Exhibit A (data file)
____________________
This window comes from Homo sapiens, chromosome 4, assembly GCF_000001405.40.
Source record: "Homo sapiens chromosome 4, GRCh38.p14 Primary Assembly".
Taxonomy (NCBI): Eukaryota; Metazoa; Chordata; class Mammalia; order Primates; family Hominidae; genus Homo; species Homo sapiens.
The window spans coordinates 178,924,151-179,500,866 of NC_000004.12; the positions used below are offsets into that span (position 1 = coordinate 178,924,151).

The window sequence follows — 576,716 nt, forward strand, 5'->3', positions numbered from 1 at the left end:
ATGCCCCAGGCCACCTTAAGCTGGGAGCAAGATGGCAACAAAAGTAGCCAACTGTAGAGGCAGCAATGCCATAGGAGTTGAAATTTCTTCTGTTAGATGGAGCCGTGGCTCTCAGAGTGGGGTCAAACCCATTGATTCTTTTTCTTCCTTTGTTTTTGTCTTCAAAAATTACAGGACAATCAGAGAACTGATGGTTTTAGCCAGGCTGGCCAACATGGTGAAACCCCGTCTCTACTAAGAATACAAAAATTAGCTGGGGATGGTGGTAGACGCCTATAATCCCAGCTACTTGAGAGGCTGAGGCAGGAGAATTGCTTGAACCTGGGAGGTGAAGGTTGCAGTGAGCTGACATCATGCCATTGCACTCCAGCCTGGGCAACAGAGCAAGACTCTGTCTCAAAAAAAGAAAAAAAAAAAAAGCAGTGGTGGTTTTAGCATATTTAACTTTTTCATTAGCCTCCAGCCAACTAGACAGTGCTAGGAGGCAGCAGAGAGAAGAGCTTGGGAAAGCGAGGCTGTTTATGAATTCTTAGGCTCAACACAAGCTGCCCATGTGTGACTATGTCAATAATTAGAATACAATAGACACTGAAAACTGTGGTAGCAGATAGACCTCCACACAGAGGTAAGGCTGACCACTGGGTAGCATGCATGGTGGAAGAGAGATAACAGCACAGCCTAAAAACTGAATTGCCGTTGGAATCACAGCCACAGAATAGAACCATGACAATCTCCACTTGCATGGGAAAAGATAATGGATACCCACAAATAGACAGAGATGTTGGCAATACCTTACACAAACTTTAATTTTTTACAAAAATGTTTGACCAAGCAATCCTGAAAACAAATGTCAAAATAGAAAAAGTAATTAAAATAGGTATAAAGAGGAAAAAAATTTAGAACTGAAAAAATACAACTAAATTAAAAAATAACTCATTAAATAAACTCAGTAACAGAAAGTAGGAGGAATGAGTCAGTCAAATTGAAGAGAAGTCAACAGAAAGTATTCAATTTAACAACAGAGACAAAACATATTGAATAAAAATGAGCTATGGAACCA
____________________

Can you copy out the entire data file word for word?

This window comes from Homo sapiens, chromosome 4, assembly GCF_000001405.40.
Source record: "Homo sapiens chromosome 4, GRCh38.p14 Primary Assembly".
Taxonomy (NCBI): Eukaryota; Metazoa; Chordata; class Mammalia; order Primates; family Hominidae; genus Homo; species Homo sapiens.
The window spans coordinates 178,924,151-179,500,866 of NC_000004.12; the positions used below are offsets into that span (position 1 = coordinate 178,924,151).

The window sequence follows — 576,716 nt, forward strand, 5'->3', positions numbered from 1 at the left end:
ATGCCCCAGGCCACCTTAAGCTGGGAGCAAGATGGCAACAAAAGTAGCCAACTGTAGAGGCAGCAATGCCATAGGAGTTGAAATTTCTTCTGTTAGATGGAGCCGTGGCTCTCAGAGTGGGGTCAAACCCATTGATTCTTTTTCTTCCTTTGTTTTTGTCTTCAAAAATTACAGGACAATCAGAGAACTGATGGTTTTAGCCAGGCTGGCCAACATGGTGAAACCCCGTCTCTACTAAGAATACAAAAATTAGCTGGGGATGGTGGTAGACGCCTATAATCCCAGCTACTTGAGAGGCTGAGGCAGGAGAATTGCTTGAACCTGGGAGGTGAAGGTTGCAGTGAGCTGACATCATGCCATTGCACTCCAGCCTGGGCAACAGAGCAAGACTCTGTCTCAAAAAAAGAAAAAAAAAAAAAGCAGTGGTGGTTTTAGCATATTTAACTTTTTCATTAGCCTCCAGCCAACTAGACAGTGCTAGGAGGCAGCAGAGAGAAGAGCTTGGGAAAGCGAGGCTGTTTATGAATTCTTAGGCTCAACACAAGCTGCCCATGTGTGACTATGTCAATAATTAGAATACAATAGACACTGAAAACTGTGGTAGCAGATAGACCTCCACACAGAGGTAAGGCTGACCACTGGGTAGCATGCATGGTGGAAGAGAGATAACAGCACAGCCTAAAAACTGAATTGCCGTTGGAATCACAGCCACAGAATAGAACCATGACAATCTCCACTTGCATGGGAAAAGATAATGGATACCCACAAATAGACAGAGATGTTGGCAATACCTTACACAAACTTTAATTTTTTACAAAAATGTTTGACCAAGCAATCCTGAAAACAAATGTCAAAATAGAAAAAGTAATTAAAATAGGTATAAAGAGGAAAAAAATTTAGAACTGAAAAAATACAACTAAATTAAAAAATAACTCATTAAATAAACTCAGTAACAGAAAGTAGGAGGAATGAGTCAGTCAAATTGAAGAGAAGTCAACAGAAAGTATTCAATTTAACAACAGAGACAAAACATATTGAATAAAAATGAGCTATGGAACCA